- According to Joseph Wairimu, life remained the same despite the success of Nairobi Half Life
- He narrates how actors have to look for alternative means to get extra income
Joseph Wairimu played Mwas, the lead character in the highly acclaimed film, Nairobi Half Life, which took the local film scene by storm in 2012.
While the total budget for the film co-directed by Hollywood director, Tom Tykwer was Sh50 million, Joseph confesses he still can’t put food on the table from acting alone.
“Nairobi Half Life took me around the world as it debuted in several film festivals. I won awards in Durban, Nashville, Zanzibar, Kalasha Film Festivals and in the Africa Movie Awards, to name a few,” Joseph says.
“That all sounds very glamorous, but the truth is, when I came back home, my life remained relatively the same. Same bills, same struggles, same industry where it’s hard to find real professionals.”
Nairobi Half Life revolves around Mwas, who come to the city from the village to pursue a career in acting. But he gets mugged on arrival and shortly realises that the reality of life in Nairobi is a harsh one.
He gets into crime to put a roof over his head, but tragically his entire gang is killed by police. That is when he starts chasing his acting dream.
“It was haunting playing the character of Mwas. I identified with his challenges; the desperation to put food on the table and struggling to make the right decisions,” Joseph says.
“Thankfully, I’ve been able to supplement my revenue from acting by teaching drama and acting for television and film through workshops and masterclasses. I’ve taught in institutions like Daystar University and production companies like One Fine Day Films.”
Nairobi Half Life was part of a training workshop run by Germany-based One Fine Day Films, which spent roughly Sh50 million for the project in which actors were paid Sh1,666 per shoot day lasting four weeks.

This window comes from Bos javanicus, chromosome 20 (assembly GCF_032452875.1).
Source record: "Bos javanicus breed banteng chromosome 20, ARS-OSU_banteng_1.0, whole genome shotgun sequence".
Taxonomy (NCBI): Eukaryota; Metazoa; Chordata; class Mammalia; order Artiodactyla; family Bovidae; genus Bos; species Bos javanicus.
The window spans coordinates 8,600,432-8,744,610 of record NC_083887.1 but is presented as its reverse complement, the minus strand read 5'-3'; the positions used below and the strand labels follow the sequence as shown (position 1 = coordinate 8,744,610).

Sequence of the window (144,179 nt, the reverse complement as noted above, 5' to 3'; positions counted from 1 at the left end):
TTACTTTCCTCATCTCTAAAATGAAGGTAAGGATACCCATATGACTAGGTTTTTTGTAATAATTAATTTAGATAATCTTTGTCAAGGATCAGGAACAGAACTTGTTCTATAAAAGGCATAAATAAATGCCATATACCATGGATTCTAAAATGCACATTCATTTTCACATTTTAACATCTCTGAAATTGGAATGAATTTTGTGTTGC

“The pay wasn’t much,” Joseph says, “but the experience of a co-production with a German crew taught me invaluable lessons and techniques.”
Like most artistes, Joseph is in it “for the love and the faith that... there will come a time when acting in Kenya will be as lucrative and as respected as acting in some of the more developed countries.”
Some challenges in the industry, he reckons, include “receiving a script on a Friday for a shoot that starts on Monday. Sometimes you get the script that morning on set and you’re expected to give an Oscar-worthy performance. How? Then the director says you’re taking too long to get into character!”
The other challenge is the culture of actors performing for free “because a producer is trying to get a ‘demo’ shoot in order to secure funding,” yet ironically, everyone else on set gets paid except actors on ‘demos’.
“People seem to think an actor should be happy just to appear on screen. I’ve appeared on screens around the world and I can tell you that fame doesn’t pay your rent. Money does.”
Despite the challenges, Joseph’s talent building paid off since besides Nairobi Half Life, he has acted in the Netflix series, Sense 8 and Wazi FM, which was banned in Kenya for its take on the plight of Somali refugees in the country, but still won awards worldwide.
“These two productions are definitely on my top-five list of great acting experiences. In Sense 8, I played the character of Ken, a water vendor who is friends with one of the main characters of the show, Capheus.
In Season 2, Ken’s character was relatively minor, but the pay I got was enough for me to live off for at least three months,” Joseph says.
“This is ideal for an actor because sometimes we finish a production and nothing else comes along for that long. That’s when most actors take on odd jobs to keep them until the next pay check, but that means they can’t focus on their craft.”